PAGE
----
Learning through mathematical investigation allows students to learn more about mathematics, especially the nature of mathematical activity and thinking. It also makes them realize that learning mathematics involves intuition, systematic exploration, conjecturing and reasoning and not only memorizing and following existing procedures. In this kind of learning, students are given more opportunity to direct their own learning experiences, especially it develops their mathematical habits of mind.
In this paper, a mathematical investigation about the number of regions formed by connecting the points on the perimeter of a circle was shown. There was some prior investigation on how to calculate the number of regions formed by the points on a circle but the author of this paper found out another way of calculating the number of regions formed by doing a mathematical investigation.
Statement of the Problem
This mathematical investigation generally aimed to develop a mathematical formula to calculate the number of regions formed by connecting the points on the perimeter of a circle. Specifically, this investigation aimed to observe some patterns that will help the investigator develop a conjecture.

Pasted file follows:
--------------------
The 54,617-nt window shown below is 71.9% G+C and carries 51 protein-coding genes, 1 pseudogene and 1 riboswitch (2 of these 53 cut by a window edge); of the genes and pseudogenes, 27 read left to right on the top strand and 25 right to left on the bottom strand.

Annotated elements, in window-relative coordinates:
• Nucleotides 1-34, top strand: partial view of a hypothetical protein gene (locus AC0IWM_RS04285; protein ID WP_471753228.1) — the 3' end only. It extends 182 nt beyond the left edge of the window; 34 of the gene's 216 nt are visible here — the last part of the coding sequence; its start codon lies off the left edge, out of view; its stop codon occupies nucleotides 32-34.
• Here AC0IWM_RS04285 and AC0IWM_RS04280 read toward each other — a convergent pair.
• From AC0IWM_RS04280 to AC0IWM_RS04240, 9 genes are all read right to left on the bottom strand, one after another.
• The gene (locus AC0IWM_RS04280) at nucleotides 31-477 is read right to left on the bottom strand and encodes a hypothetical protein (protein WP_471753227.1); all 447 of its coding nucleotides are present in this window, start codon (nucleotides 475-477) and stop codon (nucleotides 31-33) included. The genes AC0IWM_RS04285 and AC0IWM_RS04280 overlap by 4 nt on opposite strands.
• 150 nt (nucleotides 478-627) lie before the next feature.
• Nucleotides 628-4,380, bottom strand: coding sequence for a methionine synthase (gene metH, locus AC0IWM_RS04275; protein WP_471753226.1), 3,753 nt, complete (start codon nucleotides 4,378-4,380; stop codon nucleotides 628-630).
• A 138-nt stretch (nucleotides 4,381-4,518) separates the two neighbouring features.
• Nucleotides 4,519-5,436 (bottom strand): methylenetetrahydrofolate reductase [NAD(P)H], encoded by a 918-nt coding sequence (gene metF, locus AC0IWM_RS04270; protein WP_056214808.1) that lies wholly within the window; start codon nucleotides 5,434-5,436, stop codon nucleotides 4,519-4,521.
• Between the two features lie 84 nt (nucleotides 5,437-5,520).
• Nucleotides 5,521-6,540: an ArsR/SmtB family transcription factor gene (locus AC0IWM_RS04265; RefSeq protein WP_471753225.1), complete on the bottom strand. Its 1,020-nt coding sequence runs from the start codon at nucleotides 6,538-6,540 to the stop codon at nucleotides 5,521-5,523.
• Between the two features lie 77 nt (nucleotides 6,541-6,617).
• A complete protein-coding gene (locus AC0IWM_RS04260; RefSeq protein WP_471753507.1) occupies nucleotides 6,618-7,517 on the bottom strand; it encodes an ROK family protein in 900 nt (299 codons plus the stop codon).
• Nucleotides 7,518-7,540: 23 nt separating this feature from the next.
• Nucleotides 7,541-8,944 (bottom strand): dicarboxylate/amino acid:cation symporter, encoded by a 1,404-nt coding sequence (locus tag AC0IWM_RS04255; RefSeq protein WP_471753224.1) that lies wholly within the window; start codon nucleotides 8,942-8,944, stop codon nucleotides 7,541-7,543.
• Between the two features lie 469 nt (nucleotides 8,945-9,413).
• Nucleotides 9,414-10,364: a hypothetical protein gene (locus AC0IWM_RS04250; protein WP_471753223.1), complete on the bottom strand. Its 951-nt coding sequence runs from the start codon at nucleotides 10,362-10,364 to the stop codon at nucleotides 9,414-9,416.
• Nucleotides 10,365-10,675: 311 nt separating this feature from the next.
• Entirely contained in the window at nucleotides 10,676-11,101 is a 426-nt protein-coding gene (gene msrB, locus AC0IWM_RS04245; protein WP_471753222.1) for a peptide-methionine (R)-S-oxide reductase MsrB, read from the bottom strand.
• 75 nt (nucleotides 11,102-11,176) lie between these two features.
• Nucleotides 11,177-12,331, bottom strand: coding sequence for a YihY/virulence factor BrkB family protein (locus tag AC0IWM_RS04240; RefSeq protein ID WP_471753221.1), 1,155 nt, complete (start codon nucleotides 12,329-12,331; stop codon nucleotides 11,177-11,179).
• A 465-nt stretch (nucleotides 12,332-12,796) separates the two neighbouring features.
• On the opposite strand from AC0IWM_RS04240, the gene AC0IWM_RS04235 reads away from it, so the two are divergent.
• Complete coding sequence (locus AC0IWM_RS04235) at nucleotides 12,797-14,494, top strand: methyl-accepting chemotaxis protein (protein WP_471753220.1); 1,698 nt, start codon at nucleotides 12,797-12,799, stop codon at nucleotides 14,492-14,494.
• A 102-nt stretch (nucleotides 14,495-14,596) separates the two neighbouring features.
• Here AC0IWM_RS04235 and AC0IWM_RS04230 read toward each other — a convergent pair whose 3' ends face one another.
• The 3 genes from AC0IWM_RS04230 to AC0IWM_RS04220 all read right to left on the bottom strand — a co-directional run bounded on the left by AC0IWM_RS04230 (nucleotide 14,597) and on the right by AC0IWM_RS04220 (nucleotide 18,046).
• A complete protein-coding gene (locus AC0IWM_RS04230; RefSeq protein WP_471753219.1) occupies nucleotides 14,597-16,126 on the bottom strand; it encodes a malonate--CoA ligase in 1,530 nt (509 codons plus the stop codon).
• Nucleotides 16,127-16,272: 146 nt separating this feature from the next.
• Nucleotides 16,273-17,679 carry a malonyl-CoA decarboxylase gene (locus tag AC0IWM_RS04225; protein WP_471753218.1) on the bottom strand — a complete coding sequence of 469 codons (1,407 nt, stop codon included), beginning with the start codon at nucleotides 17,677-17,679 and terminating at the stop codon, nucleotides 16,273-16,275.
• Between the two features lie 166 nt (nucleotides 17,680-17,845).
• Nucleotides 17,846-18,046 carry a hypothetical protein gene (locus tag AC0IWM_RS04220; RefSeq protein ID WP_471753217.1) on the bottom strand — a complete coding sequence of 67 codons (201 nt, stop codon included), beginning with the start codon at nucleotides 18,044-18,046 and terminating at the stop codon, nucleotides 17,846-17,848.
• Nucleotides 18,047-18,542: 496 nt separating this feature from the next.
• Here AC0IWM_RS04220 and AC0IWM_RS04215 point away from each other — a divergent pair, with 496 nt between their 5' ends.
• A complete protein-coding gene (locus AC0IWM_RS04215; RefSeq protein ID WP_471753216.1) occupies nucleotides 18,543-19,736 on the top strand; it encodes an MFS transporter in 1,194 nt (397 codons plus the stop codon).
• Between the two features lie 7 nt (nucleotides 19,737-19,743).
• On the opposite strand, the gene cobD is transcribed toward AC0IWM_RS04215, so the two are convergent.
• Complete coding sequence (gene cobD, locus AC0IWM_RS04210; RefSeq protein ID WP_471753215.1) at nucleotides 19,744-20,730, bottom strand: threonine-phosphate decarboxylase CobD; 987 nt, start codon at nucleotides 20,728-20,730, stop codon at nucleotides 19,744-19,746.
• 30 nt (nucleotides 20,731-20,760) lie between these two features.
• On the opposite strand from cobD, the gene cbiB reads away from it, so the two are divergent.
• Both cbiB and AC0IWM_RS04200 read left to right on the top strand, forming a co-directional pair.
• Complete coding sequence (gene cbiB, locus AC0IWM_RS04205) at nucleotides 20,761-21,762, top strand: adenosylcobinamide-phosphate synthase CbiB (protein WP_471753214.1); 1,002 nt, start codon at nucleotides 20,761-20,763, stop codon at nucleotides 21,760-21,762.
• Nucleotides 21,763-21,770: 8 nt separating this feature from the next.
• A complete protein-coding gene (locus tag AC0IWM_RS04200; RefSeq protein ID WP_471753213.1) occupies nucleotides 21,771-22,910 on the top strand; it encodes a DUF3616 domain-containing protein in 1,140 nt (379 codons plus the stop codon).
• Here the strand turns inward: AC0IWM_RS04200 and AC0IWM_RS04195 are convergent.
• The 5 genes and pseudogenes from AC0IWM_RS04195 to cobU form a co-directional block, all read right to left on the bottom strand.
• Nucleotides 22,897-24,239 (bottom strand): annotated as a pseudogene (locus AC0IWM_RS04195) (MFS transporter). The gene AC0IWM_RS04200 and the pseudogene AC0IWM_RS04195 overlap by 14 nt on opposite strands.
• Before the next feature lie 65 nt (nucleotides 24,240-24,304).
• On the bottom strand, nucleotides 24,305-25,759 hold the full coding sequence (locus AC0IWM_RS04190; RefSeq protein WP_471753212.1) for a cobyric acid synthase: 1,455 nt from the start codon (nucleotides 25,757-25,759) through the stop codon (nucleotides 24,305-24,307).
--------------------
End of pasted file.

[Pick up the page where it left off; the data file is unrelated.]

Scope and Delimitation
The focus of this mathematical investigation was to develop a mathematical formula to calculate the number of regions formed by connecting the points on the perimeter of a circle. The investigator drawn five (5) circles, put one (1) point on the first circle, two (2) points on the second d circle, three (3) points on the third circle, four (4) points on the fourth circle and five (5) points on the fifth circle respectively. Then, the investigator observed some patterns and form a conjecture. The investigator illustrated a circle with at most ten (10) points on it and list some observations.
Significance of the Study
This mathematical investigation was designed with the expectation that the outcome may be essential in uplifting the quality of education in the country by developing and enhancing the students’ problem solving and critical thinking skills, strengthening their connections to what they are studying and mastering some concepts in Math through the process of Mathematical Investigation. In particular, the findings of this study will be significant to the students, teachers, administrators, education sectors and other stakeholders.